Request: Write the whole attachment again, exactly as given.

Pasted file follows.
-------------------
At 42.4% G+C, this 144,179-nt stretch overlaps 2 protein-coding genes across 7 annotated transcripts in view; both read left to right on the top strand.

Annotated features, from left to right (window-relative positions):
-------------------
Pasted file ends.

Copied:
At 42.4% G+C, this 144,179-nt stretch overlaps 2 protein-coding genes across 7 annotated transcripts in view; both read left to right on the top strand.

Annotated features, from left to right (window-relative positions):